If your premature infant was born before the gestational age of 32 to 34 weeks, he or she cannot feed by mouth. This is because of:
- Poor coordination (or lack) of sucking,
swallowing, and gag reflex.
- Weakness of both the oral and stomach
- Small stomach capacity.
Until your infant becomes stronger and more mature,
tube feeding is used to feed milk, formula, or a
combination of the two directly into the stomach. For the infant whose
gastrointestinal tract cannot yet digest properly or is affected by
necrotizing enterocolitis, intravenous
(parenteral) feedings are given through a tube into
the umbilical site (umbilical catheter) or into a
When your infant is mature enough to feed from a nipple, oral
feedings are introduced. Over a period of days or weeks, you can gradually replace more
tube or IV feedings with breast-feedings.
Premature infants, including those born at 34 to almost 37 weeks, often have trouble with oral feedings and may need extra help.
In some cases, doctors advise adding a thickening agent to a baby's milk. Talk to your doctor about the risks and benefits before using one. If at any time you are having trouble feeding your baby, talk to your doctor or nurse about it.
Breast-feeding your premature baby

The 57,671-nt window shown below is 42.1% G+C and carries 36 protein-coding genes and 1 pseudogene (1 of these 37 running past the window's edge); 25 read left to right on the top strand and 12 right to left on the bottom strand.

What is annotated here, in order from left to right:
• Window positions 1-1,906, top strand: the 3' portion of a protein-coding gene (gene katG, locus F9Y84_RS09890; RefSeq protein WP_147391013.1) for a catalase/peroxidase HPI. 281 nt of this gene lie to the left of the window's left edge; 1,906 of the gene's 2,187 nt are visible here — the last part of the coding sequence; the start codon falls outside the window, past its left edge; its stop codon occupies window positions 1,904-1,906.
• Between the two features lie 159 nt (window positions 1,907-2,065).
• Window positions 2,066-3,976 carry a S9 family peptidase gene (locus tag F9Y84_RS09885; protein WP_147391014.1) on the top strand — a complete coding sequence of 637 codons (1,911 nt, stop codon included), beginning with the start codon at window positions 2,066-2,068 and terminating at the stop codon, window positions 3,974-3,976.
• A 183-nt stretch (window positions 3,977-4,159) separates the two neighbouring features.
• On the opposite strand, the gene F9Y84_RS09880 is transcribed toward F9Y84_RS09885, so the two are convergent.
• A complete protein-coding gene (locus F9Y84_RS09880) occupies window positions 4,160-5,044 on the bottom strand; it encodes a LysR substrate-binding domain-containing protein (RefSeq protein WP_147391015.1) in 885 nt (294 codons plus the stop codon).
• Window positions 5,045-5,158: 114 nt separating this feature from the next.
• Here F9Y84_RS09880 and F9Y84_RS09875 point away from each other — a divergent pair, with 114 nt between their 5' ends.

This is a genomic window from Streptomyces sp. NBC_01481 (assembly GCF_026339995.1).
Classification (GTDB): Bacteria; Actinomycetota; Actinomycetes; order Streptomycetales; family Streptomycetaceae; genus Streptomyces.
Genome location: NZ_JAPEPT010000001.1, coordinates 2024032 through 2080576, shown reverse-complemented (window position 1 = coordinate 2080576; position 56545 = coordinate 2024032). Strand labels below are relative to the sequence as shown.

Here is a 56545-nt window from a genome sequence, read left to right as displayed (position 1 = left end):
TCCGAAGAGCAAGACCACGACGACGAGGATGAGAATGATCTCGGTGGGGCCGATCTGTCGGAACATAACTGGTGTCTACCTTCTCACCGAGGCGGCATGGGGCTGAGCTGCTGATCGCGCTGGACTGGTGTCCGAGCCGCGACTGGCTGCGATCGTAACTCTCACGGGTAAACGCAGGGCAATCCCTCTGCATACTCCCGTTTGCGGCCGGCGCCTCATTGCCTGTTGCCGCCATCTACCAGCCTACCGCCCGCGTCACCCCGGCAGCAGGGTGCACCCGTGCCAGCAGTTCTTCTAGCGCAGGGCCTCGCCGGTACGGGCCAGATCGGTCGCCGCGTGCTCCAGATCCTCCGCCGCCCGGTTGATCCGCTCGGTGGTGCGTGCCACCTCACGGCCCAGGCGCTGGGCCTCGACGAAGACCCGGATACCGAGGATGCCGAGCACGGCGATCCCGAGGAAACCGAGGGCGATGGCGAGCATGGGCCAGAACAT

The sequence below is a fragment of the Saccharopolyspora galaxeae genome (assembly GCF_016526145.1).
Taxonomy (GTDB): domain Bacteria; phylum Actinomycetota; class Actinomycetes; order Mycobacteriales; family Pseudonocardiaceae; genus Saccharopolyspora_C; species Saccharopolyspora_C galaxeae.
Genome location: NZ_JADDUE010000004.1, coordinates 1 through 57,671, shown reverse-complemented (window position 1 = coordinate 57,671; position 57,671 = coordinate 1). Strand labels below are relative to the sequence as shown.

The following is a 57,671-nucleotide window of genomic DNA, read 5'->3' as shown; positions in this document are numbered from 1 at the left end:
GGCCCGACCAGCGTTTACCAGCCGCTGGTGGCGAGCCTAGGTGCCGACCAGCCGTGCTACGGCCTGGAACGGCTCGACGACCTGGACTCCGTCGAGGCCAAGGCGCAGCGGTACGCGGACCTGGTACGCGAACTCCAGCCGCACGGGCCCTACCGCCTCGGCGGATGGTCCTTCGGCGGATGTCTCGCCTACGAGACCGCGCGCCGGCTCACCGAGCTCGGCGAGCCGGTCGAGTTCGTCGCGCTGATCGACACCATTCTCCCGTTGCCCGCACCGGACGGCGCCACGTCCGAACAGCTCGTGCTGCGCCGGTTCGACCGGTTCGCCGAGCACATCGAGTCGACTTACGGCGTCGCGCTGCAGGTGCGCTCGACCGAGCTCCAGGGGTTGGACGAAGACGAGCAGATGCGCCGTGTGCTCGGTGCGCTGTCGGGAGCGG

Your infant will probably need to start slowly
with breast-feeding. Usually, one or two breast-feedings a day are enough to
start. As your baby gains strength and weight, you can start to feed from the breast more often. When your baby is stronger, try to feed your baby directly at the breast for all feedings. If needed, you can use a syringe, cup, or other device to feed breast milk to your baby.
Premature infants can have trouble learning to breast-feed. If you find
yourself feeling frustrated or worried about it, get help. Both the nurses
and your lactation consultant have years of experience with feeding
As your infant feeds more by mouth, you may not be there
for all of your baby's oral feedings. So your infant may need to bottle-feed
too. Work with the nurses and lactation consultant to decide whether and
when to introduce a bottle. This may help your baby avoid nipple confusion,
which is a baby's preference for an artificial nipple over the breast.
If you are undecided about breast-feeding, consider keeping your options
open. You can pump to keep your milk supply going until you've had time to
decide. Any amount of breast milk offers your premature infant greater
protection from infection than no breast milk at all. But keep in mind that
anything you put in your body can be passed to your baby in breast milk. If you
are breast-feeding, do not drink alcohol, take drugs, or smoke. And before you
take any kind of medicine, herb, or vitamin, ask your doctor if it is
In some cases, your health care team may suggest that you use donated breast milk from an accredited milk bank. To find out more about this, including how much it costs, talk with your doctor, nurse, or lactation consultant.